However, amid cries of hype, some people are questioning the economics of purely using memory chips rather than a hierarchy of storage types for processing — even though businesses seem happy with the fast analytics provided by the technology.
Vehicle fleet-management company ARI says it's seen significant speed improvements from SAP HANA, which it adopted 18 months ago.
The Oracle shop also uses IBM for its financial systems, as well as some Microsoft products, and wanted to improve analytics — particularly predictive analytics — for customers of web-based services ranging from fuel and maintenance management to telematics and leasing.
"We were able to, within the first few weeks, bring in financial information right away and perform analyses that before would just time out — it would time out after 24 hours. Sometimes it might return, sometimes it just wouldn't return. Those analyses now return in three to three and a half seconds," said ARI IT director Bill Powell.
"It came back so fast that we would spend more time just checking those numbers because we just didn't believe them, as opposed to just passing them on to the business," he said.
SAP describes HANA as the fastest-growing product in the company's history. It can already count more than 1,500 customers, up from 900 in March, and is expected to generate revenues of between €650m and €700m in 2013.
As well as speed, SAP HANA also provides ARI with a new flexibility, according to Powell. "You can just now do things and create new products and services that you were just not capable of doing before because you were restricted by the technology," he said.
Rates of data growth
While ARI says it doubles its information roughly every 14 months, Stephen Brobst, CTO at database software company Teradata, says current high rates of data growth raise an underlying issue with the pure in-memory-based approach.
"What's happened is there's been a huge amount of hype about in-memory. The discussion has been along the lines of memory is getting cheaper by 30 percent every 18 months — it's compounding — and if memory gets cheap enough we can store all your data," Brobst said.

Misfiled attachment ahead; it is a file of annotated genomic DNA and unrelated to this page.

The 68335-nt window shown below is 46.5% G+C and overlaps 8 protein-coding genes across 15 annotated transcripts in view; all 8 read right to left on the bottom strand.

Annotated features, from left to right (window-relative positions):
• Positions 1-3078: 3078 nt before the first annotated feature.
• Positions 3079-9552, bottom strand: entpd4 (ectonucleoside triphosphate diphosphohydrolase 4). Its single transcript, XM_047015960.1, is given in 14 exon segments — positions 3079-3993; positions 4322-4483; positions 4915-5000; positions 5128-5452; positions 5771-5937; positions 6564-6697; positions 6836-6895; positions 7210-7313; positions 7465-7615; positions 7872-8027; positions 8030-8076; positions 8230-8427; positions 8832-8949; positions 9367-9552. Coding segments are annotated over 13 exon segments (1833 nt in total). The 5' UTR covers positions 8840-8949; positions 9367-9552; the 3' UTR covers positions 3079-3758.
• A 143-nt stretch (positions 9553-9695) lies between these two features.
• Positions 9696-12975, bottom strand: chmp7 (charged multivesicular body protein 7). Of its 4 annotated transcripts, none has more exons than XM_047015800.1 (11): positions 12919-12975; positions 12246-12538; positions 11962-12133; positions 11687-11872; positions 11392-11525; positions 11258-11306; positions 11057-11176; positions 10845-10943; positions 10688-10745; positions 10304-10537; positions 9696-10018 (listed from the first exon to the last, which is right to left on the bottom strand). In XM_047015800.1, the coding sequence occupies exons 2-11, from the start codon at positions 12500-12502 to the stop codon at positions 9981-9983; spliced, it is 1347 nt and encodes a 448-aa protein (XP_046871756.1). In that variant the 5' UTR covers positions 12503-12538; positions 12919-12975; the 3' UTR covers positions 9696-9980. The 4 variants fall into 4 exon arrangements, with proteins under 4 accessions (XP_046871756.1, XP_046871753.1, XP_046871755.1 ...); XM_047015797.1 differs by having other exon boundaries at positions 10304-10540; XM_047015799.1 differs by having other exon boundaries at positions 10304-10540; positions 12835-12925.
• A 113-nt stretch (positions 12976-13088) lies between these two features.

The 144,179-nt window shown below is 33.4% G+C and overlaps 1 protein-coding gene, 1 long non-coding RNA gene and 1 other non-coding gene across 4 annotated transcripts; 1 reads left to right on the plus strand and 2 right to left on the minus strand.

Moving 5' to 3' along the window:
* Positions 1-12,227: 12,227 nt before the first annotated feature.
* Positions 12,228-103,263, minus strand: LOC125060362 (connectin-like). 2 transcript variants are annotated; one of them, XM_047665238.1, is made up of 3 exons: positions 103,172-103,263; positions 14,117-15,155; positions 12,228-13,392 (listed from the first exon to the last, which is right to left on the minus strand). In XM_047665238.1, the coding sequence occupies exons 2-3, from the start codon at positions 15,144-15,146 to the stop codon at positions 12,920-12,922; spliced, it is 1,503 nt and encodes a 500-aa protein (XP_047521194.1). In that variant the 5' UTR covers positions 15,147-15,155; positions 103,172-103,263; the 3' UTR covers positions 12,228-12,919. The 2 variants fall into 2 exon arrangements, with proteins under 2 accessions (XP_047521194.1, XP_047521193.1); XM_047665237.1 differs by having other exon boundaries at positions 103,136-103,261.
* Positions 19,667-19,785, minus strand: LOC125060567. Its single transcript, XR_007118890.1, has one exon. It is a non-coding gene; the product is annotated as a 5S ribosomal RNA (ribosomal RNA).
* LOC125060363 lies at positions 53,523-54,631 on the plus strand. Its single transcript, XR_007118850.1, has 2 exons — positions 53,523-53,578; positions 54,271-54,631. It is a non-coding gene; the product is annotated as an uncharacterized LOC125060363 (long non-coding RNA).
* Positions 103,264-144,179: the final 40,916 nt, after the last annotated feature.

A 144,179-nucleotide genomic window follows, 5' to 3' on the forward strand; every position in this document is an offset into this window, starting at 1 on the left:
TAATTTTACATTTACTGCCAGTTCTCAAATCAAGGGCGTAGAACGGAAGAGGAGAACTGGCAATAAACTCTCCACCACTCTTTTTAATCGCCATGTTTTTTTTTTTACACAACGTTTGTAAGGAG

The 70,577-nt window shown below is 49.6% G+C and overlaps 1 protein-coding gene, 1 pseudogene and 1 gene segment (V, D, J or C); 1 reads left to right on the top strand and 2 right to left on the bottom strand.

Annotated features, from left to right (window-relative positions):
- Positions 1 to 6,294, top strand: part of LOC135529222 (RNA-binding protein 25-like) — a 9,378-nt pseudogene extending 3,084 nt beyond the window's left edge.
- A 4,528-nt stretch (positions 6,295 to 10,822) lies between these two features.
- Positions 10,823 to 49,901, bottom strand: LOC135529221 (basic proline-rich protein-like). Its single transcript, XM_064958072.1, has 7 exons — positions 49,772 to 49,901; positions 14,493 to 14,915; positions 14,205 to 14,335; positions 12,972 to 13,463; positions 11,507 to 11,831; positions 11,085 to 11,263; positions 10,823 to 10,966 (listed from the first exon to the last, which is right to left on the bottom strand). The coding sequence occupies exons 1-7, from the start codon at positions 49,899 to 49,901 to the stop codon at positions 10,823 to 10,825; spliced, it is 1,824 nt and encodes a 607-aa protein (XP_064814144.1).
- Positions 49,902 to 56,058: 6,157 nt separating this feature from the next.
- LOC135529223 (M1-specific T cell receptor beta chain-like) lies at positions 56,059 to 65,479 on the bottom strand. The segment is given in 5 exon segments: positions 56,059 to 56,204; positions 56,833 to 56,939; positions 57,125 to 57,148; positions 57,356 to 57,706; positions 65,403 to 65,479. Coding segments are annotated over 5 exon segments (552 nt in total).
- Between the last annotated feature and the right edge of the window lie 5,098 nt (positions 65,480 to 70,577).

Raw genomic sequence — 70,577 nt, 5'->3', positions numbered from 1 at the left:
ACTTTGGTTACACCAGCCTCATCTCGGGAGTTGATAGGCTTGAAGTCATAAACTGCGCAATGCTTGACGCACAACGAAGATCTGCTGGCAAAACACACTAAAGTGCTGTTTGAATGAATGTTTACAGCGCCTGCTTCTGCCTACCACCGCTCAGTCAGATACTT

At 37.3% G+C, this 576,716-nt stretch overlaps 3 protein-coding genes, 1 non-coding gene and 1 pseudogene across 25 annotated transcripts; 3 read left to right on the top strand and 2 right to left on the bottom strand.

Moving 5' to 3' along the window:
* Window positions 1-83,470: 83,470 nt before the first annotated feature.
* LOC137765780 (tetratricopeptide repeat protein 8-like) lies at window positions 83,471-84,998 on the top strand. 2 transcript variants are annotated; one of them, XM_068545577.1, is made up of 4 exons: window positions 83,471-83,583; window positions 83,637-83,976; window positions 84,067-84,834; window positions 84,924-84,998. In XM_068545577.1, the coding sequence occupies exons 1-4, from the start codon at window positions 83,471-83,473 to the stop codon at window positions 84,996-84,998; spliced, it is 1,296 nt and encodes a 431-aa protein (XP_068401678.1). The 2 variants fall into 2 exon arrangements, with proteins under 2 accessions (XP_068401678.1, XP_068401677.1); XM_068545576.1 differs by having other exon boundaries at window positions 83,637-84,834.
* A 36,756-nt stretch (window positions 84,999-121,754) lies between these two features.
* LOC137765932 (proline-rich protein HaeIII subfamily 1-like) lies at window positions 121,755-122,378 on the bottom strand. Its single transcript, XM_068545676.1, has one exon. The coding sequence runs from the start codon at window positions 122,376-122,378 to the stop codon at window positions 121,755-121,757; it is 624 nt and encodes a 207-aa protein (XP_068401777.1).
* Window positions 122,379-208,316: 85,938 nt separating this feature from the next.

"It sounds very attractive but it's marketing math because in real mathematics there are two sides of the equation. The other side is, 'How fast is your data growing?'. In an analytically sophisticated organisation, I would suggest that the number of customers and orders and accounts doesn't grow by more than 30 percent in a stable industry," he said.
"But when you look at going from transactions to interactions, when you look at the sophistication of organisations that are competing on analytics, the data is typically growing by at least 50 percent every 12 months. So data grows faster than memory gets cheaper."
Brobst thinks the other side of the problem is that, compared with Teradata's Intelligent Memory approach, putting all data into memory is not only unnecessarily expensive, it is simply wasteful.
"If you look at the access patterns, it turns out that in any given time period a small percent of the total data is accessed the vast majority of the time. If you put everything in memory, probably 85 percent of it is actually relatively cold data. Less than 15 percent of the data is typically going to be more than 90 percent of the I/Os," Brobst said.
"So storing all the data in memory actually doesn't make any sense — except to the hardware vendors or whoever is trying to sell it to you," he said.
The key point, according to Brobst, is really about the software to get the right data in the right place based on usage patterns and with no human involvement.
"These 100 percent in-memory technologies — I understand why they do it because the software can be very stupid. It's just total brute force — it's very easy just bring all the data into memory. Fine. Great. But there's no intelligence in that," he said.
Memory pricing and data growth
Brobst said there is little likelihood of the economics of memory pricing and data growth changing in the foreseeable future.
"If data stopped growing and memory got cheap enough then, yeah, you can just put it all on memory. But that's not going to happen any time soon, if ever," he said.
"If you look at the predictions on data, there's an exponential growth. Data is growing faster than memory is getting cheaper. In any horizon, using any reasonable assumptions, from any reasonable analysts, that statement is going to be true for my career — and beyond that I don't care."
Aneel Bhusri, chairman, co-founder and co-CEO of enterprise cloud apps company Workday, also believes that much of the stir caused by SAP and its HANA in-memory computing is hype.
"All the noise around HANA is a lot about nothing. From day one our system was in-memory object databases. We've been doing it since 2005. If you're in Silicon Valley, this kind of technology has been around for five or six years — it's not novel," Bhusri said.
"It might be novel to SAP but it's not novel in the marketplace; Google's been doing this, Facebook's been doing it, Workday's been doing it. The way I look at it is that it's technology that's not anywhere near as modern and as battle-tested as ours is. It's great for us. They raise the profile and people say, 'How do you respond?' We say, 'Well, we've had one for eight years'," he said.